and the torpedo strike on the USS Thomas Stone; there has never
been positive data indicating a confirmed hit on the Thomas
Stone from a German U Boat November 7th 1942.
of the U Boat log
entries are concise. There is only the Internet wordage: "probable"
sometime it was always suspected the attack was from above, (from an
airplane). U Boat claims were proven faulty years
ago by well
known author & historian, Francesco Mattesini. Through
collaboration of exhaustive research from this ongoing documentary,
eyewitness testimonies, multiple sources confirm conclusive
evidence of the origin of the torpedo by Francesco Mattesini:
can be no doubt, it was a German airplane, a Heinkel He 111 from the 6th
Squadron of the 26th Bomber Wing (6/KG.26), that
attacked the THOMAS STONE. This was the only German air torpedo
squadron present in the Mediterranean on November 7, 1942, while the
two groups I./KG.26
and III./KG.26 (respectively with torpedo-carrying aircrafts He 111 and
Ju 88), coming from Norway, arrived in Grosseto the morning of November
were utilized from Sardinia in the area of Algiers starting from the
morning of November 9. The subsequent torpedoing of the American troop
transport ship LEEDSTOWN is attributed to the Ju 88 from the III./KG.26
and to the German submarine U 331. With respect to my information on
the November 7
attacks, my objections/observations to Rohwer’s book (of which I have
the original German version): At 20:09 the German submarine U 205
(bürgel) attacked a large ship (16.000 tsl), in CH 8333 corresponding
to lat. 37°27’N, 02°40’E. The THOMAS STONE was in effect hit quite far
away, at lat. 37°31’N, long. 00°01’E (33 miles from Cape Palos); but
most of all the fact that it was damaged at 05:43 is important, and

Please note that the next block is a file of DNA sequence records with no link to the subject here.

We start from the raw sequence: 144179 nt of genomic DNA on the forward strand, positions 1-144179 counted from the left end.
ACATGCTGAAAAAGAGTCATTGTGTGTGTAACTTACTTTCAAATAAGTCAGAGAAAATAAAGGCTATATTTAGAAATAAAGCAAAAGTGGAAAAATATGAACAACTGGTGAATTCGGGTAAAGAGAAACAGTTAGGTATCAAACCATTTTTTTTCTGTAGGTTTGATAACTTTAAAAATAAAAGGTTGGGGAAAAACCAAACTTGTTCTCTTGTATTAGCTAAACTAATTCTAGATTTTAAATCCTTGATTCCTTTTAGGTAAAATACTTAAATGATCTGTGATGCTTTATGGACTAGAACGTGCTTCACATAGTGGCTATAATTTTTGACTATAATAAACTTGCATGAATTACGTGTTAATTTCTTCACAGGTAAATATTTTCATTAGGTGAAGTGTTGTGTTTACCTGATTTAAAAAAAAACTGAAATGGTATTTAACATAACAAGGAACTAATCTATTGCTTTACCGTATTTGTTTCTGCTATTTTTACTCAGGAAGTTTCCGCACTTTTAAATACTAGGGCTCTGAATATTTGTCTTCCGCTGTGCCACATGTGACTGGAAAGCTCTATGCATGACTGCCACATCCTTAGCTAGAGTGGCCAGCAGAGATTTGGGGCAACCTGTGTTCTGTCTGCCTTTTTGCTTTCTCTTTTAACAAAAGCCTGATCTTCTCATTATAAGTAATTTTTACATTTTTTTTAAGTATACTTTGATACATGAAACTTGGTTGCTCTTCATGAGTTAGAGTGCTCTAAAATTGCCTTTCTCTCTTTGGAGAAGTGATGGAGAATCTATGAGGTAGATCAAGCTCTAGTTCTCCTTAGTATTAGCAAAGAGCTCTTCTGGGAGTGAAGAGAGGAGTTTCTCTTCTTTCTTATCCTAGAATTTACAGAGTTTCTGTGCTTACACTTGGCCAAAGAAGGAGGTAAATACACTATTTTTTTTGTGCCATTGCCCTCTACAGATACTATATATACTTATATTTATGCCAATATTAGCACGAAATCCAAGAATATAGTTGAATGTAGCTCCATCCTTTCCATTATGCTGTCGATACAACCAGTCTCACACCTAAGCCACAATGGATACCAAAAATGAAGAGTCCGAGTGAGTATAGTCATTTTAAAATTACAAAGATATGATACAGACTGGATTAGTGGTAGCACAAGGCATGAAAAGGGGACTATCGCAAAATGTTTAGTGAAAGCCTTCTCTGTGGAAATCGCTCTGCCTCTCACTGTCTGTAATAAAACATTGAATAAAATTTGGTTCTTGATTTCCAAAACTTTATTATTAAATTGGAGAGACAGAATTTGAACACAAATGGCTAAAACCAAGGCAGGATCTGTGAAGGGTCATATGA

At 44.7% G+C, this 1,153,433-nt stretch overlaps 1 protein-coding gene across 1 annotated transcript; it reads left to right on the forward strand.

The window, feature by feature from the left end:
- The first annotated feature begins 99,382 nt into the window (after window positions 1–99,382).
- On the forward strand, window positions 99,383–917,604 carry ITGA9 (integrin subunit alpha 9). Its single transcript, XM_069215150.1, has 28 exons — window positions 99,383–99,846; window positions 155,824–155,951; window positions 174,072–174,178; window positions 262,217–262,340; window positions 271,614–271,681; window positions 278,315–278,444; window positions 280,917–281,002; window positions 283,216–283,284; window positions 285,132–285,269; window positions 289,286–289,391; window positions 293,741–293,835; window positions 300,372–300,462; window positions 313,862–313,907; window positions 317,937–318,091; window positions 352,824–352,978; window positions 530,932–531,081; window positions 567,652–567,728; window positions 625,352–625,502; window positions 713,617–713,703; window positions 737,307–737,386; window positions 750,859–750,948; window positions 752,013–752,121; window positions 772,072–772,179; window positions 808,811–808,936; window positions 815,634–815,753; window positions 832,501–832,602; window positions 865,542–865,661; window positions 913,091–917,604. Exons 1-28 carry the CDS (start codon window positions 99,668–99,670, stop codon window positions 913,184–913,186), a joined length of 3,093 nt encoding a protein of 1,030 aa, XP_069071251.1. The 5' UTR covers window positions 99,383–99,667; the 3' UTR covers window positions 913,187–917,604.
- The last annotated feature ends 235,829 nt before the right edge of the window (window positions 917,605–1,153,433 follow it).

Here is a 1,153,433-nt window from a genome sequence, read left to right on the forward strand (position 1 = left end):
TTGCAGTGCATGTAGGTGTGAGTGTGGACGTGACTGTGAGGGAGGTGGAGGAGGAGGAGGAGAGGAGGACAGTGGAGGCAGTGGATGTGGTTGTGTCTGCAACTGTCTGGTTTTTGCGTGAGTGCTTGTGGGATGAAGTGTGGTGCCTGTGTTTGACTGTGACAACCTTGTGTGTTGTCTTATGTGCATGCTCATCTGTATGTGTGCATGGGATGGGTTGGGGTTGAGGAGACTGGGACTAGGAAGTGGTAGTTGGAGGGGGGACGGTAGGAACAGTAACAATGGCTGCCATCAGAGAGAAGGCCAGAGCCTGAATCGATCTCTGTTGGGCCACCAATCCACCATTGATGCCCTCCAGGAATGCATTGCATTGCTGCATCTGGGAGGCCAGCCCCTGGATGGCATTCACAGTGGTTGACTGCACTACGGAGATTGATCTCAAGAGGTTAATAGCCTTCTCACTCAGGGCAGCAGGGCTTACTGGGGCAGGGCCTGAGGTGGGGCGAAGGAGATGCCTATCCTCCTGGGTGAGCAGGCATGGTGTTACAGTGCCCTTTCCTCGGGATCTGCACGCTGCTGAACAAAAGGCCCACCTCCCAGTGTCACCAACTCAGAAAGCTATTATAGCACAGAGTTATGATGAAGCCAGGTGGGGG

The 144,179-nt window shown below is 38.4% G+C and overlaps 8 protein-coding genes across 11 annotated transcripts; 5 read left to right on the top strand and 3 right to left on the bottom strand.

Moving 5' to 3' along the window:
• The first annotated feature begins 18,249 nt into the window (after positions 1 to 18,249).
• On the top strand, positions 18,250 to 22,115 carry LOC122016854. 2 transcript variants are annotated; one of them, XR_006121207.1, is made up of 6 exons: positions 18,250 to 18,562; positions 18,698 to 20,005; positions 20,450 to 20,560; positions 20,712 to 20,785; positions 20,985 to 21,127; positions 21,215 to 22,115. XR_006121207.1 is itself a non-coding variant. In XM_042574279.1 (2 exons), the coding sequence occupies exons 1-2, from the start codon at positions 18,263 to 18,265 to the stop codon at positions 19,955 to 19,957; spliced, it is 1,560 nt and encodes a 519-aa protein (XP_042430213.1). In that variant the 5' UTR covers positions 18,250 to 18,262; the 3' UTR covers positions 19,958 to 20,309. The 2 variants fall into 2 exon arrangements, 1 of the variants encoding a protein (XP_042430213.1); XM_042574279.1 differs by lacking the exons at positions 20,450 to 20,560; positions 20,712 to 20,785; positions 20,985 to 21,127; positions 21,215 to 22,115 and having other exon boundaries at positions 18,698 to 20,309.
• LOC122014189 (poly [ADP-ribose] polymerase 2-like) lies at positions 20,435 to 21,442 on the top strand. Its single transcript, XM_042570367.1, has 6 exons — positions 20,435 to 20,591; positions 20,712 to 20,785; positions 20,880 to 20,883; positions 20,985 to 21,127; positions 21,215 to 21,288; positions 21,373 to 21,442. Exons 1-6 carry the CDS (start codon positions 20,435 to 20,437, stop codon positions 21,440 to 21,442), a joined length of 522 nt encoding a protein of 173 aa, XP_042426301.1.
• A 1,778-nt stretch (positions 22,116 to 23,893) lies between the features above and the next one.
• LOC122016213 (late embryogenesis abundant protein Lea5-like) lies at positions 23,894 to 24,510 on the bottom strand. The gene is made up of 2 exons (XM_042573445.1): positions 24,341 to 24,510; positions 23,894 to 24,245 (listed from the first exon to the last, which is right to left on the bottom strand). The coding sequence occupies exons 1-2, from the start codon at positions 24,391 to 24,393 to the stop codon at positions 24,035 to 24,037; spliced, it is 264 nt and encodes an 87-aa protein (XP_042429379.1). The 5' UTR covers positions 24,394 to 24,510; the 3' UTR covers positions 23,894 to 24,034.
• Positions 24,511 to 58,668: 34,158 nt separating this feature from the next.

consequently not on the evening of November 7 but at morning’s first
light, when the 6/KG.26’s He 111 attacked. At 21:00 the Italian
submarine TOPAZIO (Patané) carried out anattack with no results
northwest of Algiers, lat. 37°05’N, long. 02°41’E. 40 miles northwest
of Cape Casine."
partecipazione tedesca alla guerra aeronavale nel Mediterraneo
from War diaries of the USS Samuel Chase and USS Ancon
(AGC-4), specific details confirm a plane. Quote from the
about 0545 a plane glided in from our port quarter dropping a torpedo
which hit the USS Thomas Stone. A torpedo was dropped off the quarter
of the Samuel Chase but missed by about fifty yards. When on the port
beam the plane gunned its motors and pulled away."
Charles W. Johnson
Prairie Reflections USS Thomas Stone
is a diary excerpt from Lucky Chase historian Leo Greenberg dated
November 7th 1942 which collaborates research from Francesco Mattesini.
Below is a page excerpt from After Action Reports, NARA, November 1942 further collaborating research from Francesco Mattesini. *See the description: "It was a large twin engine plane." Other veterans recalled seeing the same plane. And its noteworthy that none of the allied friendly aircraft in that convoy were twin engine planes. The German Heinkel He 111 is a large twin engine plane. Below is another page excerpt from After Action Reports, November 1942 further collaborating research from
See the yellow highted text: "Submarine Was Not Sighted"